There were a number of fatal accidents over the Thanksgiving weekend, and while in my previous blog I lamented that we ought not to be speculating too publicly, the preliminary investigations do not bode well for pilot decision-making. Below are the facts that we think we know at this point.
1. Medical flight with five people on board crashes in Illinois – 3 fatalities. The flight went from GA to IL with only a few miles to go to destination. Strong NW winds apparently slowed the ground speed aboard the Piper Navajo. From the Chicago Tribune, Pilot told air traffic controllers moments before, “We are out of fuel and we are coasting.” NTSB noted there was no fuel in the tanks or on the ground. Fuel exhaustion?
2. Turbo Commander 690 on a beautiful VFR night slams into a mountain with 6 fatalities. The weather is reported as 26003 KT 20 SM SKC. There is speculation about configuration of Phoenix Class B airspace and the pilot attempting to stay below it to avoid ATC. Controlled flight into mountainous terrain at night while VFR?
3. A VFR pilot (according to the flying club manager) is returning his daughter in a Cirrus SR20 to college along with another daughter and a friend – 4 fatalities. Weather at the crash site is reported as 9 OVC 1 3/4 sm -RA BR. VFR into IMC? No IFR flight plan has been located at this writing.
All the pilots involved were reasonably experienced and had been flying for some time according to acquaintances. Aftermath—Three pilots deleted from the already declining pilot population, 12 passengers who won’t be around for next Thanksgiving, multiple families and communities devastated by these losses, more negative publicity for GA.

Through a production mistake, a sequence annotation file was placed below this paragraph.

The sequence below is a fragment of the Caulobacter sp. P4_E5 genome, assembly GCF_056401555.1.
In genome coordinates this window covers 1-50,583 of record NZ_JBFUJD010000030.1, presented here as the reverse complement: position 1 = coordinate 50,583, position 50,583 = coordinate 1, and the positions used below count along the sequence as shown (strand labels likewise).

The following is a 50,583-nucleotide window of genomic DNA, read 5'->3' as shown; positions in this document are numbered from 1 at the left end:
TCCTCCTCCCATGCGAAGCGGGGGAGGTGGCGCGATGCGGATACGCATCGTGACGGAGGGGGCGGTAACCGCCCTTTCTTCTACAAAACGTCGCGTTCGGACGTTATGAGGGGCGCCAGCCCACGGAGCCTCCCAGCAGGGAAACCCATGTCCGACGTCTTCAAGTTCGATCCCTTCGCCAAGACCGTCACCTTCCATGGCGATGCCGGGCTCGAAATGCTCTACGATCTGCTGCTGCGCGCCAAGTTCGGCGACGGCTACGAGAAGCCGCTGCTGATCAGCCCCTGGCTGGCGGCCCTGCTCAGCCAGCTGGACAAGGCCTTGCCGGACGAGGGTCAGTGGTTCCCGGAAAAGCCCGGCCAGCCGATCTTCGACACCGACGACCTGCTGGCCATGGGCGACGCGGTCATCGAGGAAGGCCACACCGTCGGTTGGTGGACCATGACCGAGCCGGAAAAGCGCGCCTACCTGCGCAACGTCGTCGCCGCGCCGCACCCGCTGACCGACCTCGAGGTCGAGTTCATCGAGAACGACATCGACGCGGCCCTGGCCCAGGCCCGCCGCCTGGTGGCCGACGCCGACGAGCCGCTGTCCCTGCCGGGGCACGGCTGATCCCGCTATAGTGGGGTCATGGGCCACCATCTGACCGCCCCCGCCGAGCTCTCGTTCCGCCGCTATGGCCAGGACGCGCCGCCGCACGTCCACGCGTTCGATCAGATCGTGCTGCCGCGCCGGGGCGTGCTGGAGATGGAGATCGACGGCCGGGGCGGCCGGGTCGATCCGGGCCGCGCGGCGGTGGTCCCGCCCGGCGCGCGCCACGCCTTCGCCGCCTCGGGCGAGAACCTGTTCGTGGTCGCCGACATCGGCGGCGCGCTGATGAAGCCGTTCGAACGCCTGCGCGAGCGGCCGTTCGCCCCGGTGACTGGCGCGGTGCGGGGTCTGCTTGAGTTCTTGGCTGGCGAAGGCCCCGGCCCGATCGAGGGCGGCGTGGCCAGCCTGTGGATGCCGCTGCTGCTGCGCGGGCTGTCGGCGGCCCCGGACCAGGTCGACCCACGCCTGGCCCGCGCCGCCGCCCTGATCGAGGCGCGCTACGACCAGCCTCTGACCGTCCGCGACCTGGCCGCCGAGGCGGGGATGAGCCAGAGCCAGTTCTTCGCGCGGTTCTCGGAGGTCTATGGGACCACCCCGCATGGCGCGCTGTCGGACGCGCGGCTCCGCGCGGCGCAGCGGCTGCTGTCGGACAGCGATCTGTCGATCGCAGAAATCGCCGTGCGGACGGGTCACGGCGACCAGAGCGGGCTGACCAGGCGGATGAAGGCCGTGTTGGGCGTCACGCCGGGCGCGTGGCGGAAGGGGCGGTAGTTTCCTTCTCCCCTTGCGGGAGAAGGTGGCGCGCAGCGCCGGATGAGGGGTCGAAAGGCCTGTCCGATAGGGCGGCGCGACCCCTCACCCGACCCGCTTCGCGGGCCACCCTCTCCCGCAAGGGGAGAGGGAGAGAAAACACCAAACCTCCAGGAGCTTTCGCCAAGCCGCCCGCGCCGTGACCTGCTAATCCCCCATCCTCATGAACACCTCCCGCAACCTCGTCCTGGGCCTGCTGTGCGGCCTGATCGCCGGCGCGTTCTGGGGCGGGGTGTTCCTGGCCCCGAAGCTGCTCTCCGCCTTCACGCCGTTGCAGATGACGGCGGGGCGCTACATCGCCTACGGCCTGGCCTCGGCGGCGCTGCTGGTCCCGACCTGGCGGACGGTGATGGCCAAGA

Both the Foundation and the industry have been in ongoing discussion with FAA and NTSB on how to address GA mishaps like these. Were these systemic failures or individual failures?
- Is it possible that any of the pilots did not know the risks involved?
- Have we in the industry not done a good enough job of explaining the risks?
- Fuel is needed for engines and the rules require a reserve.
- VFR at night runs the risk of not seeing mountains – there is no rule for avoiding mountains per se but you won’t be happy with the results.
- Flying in the clouds is extremely hazardous unless you’ve been trained to do it—there are minimums for VFR flight.
- Is it possible that despite all the warnings that people become complacent or ignore them – certain that they can some how succeed?
Some think more regulation is the answer. In two cases a violation of Part 91 seems highly likely. In the Phoenix accident should we make it against the rules to challenge a mountain?
Most of these questions are rhetorical. Friends within FAA and NTSB have privately acknowledged that “We can’t fix stupid.”, but by the nature of their positions they must continue to try. Whether these incidents fall in to that category won’t be known for certain until the investigations are complete. Learning from past mistakes really is the best way not to become a statistic. Nobody sets out to kill themselves, their passengers or their loved ones. Teaching decision-making to all pilots seems like an easy non-answer because the absorption capacity and risk tolerance varies so greatly.
Is technology the answer? Fuel flow transducers are capable of predicting to the gallon when the engines will go silent. Synthetic vision and TAWS predict impact in time to avoid it and autopilots are capable of keeping aircraft under control when the pilot can’t. Can we change human nature? Can we make the aircraft foolproof? Does everyone need the same level of oversight and at what cost to personal freedom and bank account? While political correctness may dictate one answer, does reality provide another?
Constructive suggestions are welcomed.